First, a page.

Study Plan


In order to meet the new needs of society and to foster technological progress, Politecnico di Torino is committed to teaching students not only technical competences (Hard Skills) but also transferable skills, (Soft Skills). The purpose is to contribute to developing a better awareness of the need for interdisciplinarity, team-working, language, and IT enhancement, improvement in the field of knowledge and management of international research systems, exploitation of research results, intellectual property and the promotion of future professional careers. For this reason, Politecnico di Torino also recognizes the number of hours that Ph.D. candidates have spent in external activities for the development of Hard and Soft Skills. 

Every year, the School invites internationally-recognized lecturers to teach high-level courses. These courses, in line with the mission and strategic policy-making of our Ph.D. programmes, are called Guest lectures. Their catalogue represents an opportunity to provide a broader perspective on research topics.

Politecnico di Torino believes in the importance of a third-level education in which students get familiar with the Sustainable Development Goals, a subject that is transversally covered in our courses.

Each Ph.D. candidate builds his/her study plan with the support of the Supervisor filling out the Declaration of Intent (DOI) after the beginning of the academic year. The DOI can be modified and new courses can be added to it during the three years.An array of e-learning courses integrate and enhance the courses taught in class.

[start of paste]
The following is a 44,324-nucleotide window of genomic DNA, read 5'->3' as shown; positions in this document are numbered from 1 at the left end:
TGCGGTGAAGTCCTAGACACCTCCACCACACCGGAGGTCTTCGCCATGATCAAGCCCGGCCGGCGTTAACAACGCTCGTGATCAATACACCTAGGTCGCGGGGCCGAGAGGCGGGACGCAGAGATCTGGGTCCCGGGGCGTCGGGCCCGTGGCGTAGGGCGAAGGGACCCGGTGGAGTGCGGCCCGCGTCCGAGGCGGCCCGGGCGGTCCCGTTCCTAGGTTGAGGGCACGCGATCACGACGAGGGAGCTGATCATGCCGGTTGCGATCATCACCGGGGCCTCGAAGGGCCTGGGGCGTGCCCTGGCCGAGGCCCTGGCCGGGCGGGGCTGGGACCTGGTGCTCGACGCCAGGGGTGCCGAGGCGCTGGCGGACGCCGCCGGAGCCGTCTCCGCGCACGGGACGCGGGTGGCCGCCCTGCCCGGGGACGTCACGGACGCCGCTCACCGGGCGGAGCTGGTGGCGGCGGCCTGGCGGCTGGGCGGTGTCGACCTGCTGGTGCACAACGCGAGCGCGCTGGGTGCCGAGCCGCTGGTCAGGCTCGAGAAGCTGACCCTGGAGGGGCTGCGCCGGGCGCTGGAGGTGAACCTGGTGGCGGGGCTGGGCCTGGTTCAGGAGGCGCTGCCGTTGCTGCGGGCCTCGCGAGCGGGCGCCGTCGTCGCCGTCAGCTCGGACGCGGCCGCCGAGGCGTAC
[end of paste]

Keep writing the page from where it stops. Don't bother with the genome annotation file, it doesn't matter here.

The School Board has approved the guidelines for the calculation of training and research activities, summarized in this scheme. There is a  system, called "cruscotto", which calculates the educational activities, publications and external activities. For each of these items, the School Board has defined a score that the Ph.D. candidates need to achieve by the end of the three-year term of the programme. 

We encourage all Ph.D candidates to take the majority of courses in the first two years, so they can work on their research project during the final year. 

At the end of each year, the Academic Board evaluates the training and research activities carried out by each Ph.D. candidate and decide on his/her admission to year 2 and 3 and to the final oral defence. A negative opinion of the Board leads to the exclusion of the Ph.D. candidate from the programme.